My first job out of college was as a collections call center supervisor. I joined the company as part of a management training program and this was my first rotation. Looking back offers twenty-twenty vision and I can see now just how obnoxious I must have been. I thought I was way too good for that job and I am sure I let everyone around me know it. I am embarrassed to think about how self-centered and arrogant I was. My twenties were not my finest moments.
The interesting thing is that was the best job I ever had with the best company I ever worked for. I just wasn't mature enough to know it at the time.
My third rotation was as a supervisor in the titles and contracts department. I was still a little too self-important and looking to prove just how smart I was. Elizabeth Day was a member of my team. Ms. Day was worn down. You knew this to look at her. She had a middle school aged daughter that she adored. Ms. Day had a teaching degree from Auburn University. Yet, she worked at an hourly job processing missing titles.
I didn't like her from the start. She worked reduced hours. She had been with the company a long time. She had seen many twenty something, college educated supervisors rotating through her department. The truth is I don't think she liked me much either.
I made it my goal to learn Ms. Day's job. To make her replaceable. I wanted her to work full-time like the rest of my team. She knew this is what I wanted. She needed her job. And I lacked empathy and compassion. I wasn't outwardly mean. I didn't break any rules. I treated her with respect. But that doesn't mean I was doing the right thing. We don't always have to point out the weaknesses of others. We don't always have to pour salt in wounds. We can offer to love even when we don't like.
Somewhere her life had taken a hard turn. I could have tried to help her. I could have been understanding. I could have made a point not to add to her stress.
One morning my manager called me into her office. Ms. Day had died over the weekend of a heart attack. She was gone. And I was heart broken. I still think about Elizabeth. I still regret that I didn't love her better.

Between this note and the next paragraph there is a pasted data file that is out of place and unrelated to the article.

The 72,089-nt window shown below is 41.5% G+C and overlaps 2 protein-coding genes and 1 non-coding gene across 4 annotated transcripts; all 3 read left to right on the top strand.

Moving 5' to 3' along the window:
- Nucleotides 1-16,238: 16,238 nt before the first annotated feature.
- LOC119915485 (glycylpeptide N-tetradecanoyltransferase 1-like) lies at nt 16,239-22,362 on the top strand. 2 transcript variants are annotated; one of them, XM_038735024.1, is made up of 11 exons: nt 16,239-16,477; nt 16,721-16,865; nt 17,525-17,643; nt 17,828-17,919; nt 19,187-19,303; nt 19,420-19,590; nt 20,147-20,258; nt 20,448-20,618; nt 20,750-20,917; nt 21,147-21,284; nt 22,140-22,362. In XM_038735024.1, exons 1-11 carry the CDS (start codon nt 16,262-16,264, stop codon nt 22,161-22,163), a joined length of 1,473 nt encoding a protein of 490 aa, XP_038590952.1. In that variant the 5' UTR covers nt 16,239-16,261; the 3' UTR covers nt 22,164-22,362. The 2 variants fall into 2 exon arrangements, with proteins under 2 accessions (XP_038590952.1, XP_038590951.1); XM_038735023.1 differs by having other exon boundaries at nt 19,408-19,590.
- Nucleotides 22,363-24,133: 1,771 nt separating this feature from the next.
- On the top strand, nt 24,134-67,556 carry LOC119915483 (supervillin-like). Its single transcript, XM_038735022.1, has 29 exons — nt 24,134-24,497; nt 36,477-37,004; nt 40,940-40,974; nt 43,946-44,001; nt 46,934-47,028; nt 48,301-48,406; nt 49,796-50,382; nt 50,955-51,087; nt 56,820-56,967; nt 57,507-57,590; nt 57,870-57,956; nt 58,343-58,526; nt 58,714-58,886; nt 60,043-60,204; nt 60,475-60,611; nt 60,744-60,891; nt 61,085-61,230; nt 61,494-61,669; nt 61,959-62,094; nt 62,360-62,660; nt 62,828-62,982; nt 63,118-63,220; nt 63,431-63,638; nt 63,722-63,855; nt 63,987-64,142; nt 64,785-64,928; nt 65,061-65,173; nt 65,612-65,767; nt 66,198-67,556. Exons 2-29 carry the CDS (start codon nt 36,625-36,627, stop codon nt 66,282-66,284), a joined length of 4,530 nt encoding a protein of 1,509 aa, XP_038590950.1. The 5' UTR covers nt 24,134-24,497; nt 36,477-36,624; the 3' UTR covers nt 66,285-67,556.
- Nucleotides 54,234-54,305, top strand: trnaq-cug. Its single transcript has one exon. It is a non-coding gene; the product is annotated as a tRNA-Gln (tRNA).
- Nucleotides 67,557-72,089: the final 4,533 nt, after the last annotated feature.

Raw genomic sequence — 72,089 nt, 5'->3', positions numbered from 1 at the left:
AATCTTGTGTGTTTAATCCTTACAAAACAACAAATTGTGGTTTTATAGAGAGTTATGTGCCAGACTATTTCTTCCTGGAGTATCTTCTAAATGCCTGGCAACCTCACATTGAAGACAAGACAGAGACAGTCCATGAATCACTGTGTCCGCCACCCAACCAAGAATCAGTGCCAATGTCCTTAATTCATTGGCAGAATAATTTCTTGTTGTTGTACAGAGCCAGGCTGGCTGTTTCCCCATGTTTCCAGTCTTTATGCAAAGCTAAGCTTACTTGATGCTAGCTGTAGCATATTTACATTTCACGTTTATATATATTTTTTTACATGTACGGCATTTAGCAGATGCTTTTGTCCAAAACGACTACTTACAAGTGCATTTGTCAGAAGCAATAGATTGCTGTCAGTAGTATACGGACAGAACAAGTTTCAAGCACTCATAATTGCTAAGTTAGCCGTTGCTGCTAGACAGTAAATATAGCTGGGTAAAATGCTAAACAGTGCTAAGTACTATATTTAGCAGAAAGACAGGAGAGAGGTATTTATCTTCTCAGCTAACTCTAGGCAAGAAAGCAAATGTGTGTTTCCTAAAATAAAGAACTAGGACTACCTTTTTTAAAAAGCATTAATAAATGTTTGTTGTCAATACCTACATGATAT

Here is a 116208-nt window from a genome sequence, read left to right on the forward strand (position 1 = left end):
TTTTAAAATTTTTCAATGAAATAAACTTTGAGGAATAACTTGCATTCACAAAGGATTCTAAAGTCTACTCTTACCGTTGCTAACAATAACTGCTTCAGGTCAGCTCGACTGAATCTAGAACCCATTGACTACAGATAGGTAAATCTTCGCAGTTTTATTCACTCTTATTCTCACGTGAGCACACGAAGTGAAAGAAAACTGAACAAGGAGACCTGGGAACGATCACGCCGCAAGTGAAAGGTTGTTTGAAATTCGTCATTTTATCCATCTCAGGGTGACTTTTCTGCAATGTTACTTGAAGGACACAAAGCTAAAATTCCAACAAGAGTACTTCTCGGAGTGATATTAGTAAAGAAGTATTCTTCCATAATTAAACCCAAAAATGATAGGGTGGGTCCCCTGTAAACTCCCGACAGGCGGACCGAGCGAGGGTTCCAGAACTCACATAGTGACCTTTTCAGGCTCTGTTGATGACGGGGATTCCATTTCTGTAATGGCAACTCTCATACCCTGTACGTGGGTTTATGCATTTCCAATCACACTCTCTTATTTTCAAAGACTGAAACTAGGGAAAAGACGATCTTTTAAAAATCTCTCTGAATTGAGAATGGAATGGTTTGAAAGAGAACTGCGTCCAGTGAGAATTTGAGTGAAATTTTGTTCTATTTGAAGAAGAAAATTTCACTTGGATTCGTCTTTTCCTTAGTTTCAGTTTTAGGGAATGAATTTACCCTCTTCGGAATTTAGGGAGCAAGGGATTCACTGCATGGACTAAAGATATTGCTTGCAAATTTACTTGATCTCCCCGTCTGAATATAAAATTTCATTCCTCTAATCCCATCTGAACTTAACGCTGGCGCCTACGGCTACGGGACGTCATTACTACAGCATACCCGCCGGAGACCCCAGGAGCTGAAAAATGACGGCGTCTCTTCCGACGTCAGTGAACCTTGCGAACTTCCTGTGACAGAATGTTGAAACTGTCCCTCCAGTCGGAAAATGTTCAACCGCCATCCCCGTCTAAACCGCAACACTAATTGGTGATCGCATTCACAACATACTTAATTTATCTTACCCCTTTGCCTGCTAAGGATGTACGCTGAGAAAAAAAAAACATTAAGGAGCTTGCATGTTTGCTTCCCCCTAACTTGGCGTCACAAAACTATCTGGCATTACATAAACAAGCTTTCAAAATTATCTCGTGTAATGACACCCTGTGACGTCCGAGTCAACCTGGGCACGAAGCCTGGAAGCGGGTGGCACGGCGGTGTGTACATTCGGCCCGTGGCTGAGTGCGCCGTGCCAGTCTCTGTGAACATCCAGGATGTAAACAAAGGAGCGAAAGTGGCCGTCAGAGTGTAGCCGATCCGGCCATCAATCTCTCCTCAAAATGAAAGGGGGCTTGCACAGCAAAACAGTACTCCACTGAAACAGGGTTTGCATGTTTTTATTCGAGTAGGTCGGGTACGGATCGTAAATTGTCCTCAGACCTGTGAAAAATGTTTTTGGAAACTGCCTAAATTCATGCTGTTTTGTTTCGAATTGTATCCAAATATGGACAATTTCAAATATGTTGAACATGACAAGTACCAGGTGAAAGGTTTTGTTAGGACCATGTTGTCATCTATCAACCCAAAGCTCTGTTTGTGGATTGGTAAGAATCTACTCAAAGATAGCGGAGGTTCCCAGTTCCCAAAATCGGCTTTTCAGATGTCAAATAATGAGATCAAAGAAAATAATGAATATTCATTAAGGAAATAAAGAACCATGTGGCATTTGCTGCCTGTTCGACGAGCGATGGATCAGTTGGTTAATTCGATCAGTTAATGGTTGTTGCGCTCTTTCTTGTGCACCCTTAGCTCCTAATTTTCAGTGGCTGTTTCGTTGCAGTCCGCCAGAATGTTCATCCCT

The summer Grace had her surgeries, during the darkest time of my life, our Radley died. We didn't know he had bone cancer in his hip. We just knew he was old and his joints ached. One day after weeks of barely sleeping I saw Radley put his front paws on our kitchen table and eat Jack's lunch off of his plate. I swatted Radley on his left hip. He growled at me and I felt bad immediately. This was another Ms. Day moment. A moment when I should have been kinder. When I should have been patient and offered compassion. Instead I was angry. I was focused on my needs and my frustrations.
I still have Ms. Day moments. Unkind words about someone I barely know. Impatience with my children. Self-centered conversations. Straight up meanness because I am tired or weak or insecure. These moments are more rare for me than they once were. I am softer now. I try to think before I speak. But mostly, somewhere along the way I found compassion.
I now know that everyone has a reason for how they behave. People have a source for who they are. How they got to this place. It isn't our purpose to pass judgement. It is only our place to love. To love the broken. To love the successful. To love those that have what we want and to love those that challenge our happiness.
Compassion is the key. It isn't just about making the road easier for the other person. It actually makes us feel better about ourselves. I love Ms. Day for teaching me this important life lesson.